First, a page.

Ah, Monday!

From Greg Williams (930329)

Rick Marken (930328.2100)

As far as how little PCT has to show compared to conventional
behavioral science: could you give one example of one of the
big accomplishments of the latter?

As you (correctly) say, conventional behavioral science CANNOT
catch mice (explain purposive behavior), while PCT HAS caught some (at
least little) mice. Likewise, conventional behavioral scientists have
caught some lint (population measures) -- perceived size depending on
one's goals; some CBS's appear to think the size pretty big, but you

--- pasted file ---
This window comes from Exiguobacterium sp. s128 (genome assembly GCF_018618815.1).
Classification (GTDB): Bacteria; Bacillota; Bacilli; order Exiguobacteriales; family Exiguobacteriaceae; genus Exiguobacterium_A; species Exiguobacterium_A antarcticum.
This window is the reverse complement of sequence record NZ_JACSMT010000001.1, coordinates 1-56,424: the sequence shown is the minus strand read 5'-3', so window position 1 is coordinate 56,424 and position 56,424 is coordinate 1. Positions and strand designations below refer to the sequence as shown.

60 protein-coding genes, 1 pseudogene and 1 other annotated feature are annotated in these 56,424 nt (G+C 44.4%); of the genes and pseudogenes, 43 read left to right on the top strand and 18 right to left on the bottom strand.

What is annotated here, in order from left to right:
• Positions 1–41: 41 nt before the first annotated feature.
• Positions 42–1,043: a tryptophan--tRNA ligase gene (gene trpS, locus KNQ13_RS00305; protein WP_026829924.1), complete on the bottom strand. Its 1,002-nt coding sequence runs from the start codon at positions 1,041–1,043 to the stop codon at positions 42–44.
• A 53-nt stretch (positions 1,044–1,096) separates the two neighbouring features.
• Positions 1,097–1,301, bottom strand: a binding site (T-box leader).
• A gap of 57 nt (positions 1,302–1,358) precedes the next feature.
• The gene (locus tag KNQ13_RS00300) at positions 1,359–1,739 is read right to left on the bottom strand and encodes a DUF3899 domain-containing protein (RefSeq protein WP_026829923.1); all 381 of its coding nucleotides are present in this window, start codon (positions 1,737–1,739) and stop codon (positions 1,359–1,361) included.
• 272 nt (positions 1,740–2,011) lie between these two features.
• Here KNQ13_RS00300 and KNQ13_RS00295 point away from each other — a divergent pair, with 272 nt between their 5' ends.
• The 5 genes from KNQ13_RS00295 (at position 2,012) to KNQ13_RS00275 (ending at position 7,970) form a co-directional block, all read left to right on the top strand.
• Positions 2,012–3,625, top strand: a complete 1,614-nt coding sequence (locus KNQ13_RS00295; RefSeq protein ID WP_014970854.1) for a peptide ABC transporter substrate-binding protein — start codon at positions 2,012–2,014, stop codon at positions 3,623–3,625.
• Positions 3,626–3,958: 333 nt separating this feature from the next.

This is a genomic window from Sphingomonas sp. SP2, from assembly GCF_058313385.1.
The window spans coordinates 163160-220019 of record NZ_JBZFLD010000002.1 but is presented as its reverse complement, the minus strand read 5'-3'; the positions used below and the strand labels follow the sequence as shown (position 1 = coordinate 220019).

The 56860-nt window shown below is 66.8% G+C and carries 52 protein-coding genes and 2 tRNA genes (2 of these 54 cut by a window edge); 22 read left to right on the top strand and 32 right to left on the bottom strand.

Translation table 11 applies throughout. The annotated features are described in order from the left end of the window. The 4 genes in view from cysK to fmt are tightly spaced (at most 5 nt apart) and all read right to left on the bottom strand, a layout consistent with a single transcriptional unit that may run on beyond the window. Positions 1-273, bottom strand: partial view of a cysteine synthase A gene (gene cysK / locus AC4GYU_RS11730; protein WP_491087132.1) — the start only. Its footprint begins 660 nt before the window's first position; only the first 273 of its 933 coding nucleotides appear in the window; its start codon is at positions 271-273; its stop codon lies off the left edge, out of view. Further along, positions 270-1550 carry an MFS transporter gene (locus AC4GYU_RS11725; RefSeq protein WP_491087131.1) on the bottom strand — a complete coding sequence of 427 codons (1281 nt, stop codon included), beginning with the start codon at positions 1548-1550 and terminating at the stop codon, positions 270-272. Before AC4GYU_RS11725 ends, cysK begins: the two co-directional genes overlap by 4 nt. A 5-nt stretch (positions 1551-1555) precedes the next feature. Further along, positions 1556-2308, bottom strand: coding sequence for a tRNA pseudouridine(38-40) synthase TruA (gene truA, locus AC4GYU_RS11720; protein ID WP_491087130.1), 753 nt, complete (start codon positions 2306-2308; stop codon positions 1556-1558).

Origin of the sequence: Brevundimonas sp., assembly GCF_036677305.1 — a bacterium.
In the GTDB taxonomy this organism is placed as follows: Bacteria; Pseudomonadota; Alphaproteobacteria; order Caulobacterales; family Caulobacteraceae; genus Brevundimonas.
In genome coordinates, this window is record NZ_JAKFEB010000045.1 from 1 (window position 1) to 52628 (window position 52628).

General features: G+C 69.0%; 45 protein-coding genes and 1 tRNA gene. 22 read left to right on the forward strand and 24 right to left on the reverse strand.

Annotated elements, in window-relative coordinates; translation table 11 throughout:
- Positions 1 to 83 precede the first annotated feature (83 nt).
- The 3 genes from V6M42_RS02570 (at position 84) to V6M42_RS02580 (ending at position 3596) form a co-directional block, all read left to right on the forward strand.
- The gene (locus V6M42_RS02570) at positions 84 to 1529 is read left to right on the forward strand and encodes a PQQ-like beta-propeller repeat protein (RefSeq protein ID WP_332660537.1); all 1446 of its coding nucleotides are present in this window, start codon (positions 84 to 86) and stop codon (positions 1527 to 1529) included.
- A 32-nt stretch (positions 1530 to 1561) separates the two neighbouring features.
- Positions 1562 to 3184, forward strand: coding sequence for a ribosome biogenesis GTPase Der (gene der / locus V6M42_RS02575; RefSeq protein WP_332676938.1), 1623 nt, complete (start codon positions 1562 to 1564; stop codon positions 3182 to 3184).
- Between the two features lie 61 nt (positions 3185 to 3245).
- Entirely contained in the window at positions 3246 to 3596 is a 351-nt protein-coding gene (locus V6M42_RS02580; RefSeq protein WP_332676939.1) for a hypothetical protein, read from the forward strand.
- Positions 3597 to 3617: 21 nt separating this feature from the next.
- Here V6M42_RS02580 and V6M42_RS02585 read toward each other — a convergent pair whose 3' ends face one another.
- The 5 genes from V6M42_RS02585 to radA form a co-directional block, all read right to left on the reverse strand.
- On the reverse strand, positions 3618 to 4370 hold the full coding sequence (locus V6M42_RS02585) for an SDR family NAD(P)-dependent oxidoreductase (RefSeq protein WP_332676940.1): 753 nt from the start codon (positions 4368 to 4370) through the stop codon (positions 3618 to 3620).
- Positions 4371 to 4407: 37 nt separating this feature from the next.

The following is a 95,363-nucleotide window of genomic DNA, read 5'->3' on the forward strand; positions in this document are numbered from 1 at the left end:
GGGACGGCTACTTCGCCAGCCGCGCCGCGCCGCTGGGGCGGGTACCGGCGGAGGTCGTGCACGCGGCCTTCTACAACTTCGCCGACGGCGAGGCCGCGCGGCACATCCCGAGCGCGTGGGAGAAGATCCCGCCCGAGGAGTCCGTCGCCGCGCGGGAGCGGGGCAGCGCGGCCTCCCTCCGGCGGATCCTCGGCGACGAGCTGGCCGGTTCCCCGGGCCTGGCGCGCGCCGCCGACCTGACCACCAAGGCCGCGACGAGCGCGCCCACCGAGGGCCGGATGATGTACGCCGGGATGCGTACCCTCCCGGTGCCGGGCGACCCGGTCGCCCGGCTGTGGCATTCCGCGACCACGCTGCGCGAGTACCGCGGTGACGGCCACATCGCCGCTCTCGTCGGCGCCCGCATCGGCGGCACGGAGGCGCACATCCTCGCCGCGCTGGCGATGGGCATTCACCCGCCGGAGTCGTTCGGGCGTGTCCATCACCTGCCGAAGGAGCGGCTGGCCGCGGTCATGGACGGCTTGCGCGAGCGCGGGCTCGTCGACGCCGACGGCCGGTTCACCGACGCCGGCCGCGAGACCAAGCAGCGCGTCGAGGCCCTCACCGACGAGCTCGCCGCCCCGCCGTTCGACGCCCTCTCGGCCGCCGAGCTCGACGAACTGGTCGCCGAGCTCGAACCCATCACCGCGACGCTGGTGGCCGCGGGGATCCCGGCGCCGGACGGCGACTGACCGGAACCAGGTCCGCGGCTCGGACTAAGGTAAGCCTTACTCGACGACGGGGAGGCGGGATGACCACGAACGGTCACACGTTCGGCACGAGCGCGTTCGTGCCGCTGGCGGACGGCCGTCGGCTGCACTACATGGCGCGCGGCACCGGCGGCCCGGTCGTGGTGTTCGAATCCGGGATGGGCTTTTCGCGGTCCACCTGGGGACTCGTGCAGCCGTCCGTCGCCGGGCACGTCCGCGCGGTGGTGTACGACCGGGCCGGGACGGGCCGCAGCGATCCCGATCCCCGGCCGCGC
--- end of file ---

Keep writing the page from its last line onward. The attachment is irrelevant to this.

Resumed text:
appear to think it completely unimportant -- which PCT will (perhaps
someday), I predict (based on the inefficiency of using the method of
individual models in physics and other hard science), be able to do
only in very special cases and with great difficulty. So the situation
is almost symmetrical, in my view. CBS CANNOT explain purposive
behavior AT ALL and PCT CANNOT (today) and WILL NOT AS A PRACTICAL
MATTER be used to generate population measures, in general. OK, so it
looks like somebody who wants to catch lint should use CBS and someone
who wants to catch mice (at least small ones) should use PCT. But then
you call for a complete rebuilding of psychology based on PCT; I guess
the lint-catchers are out of luck. I haven't heard CBSers saying
(arrogantly) that there is NO place in psychology for explaining
purposeful behavior.

As ever,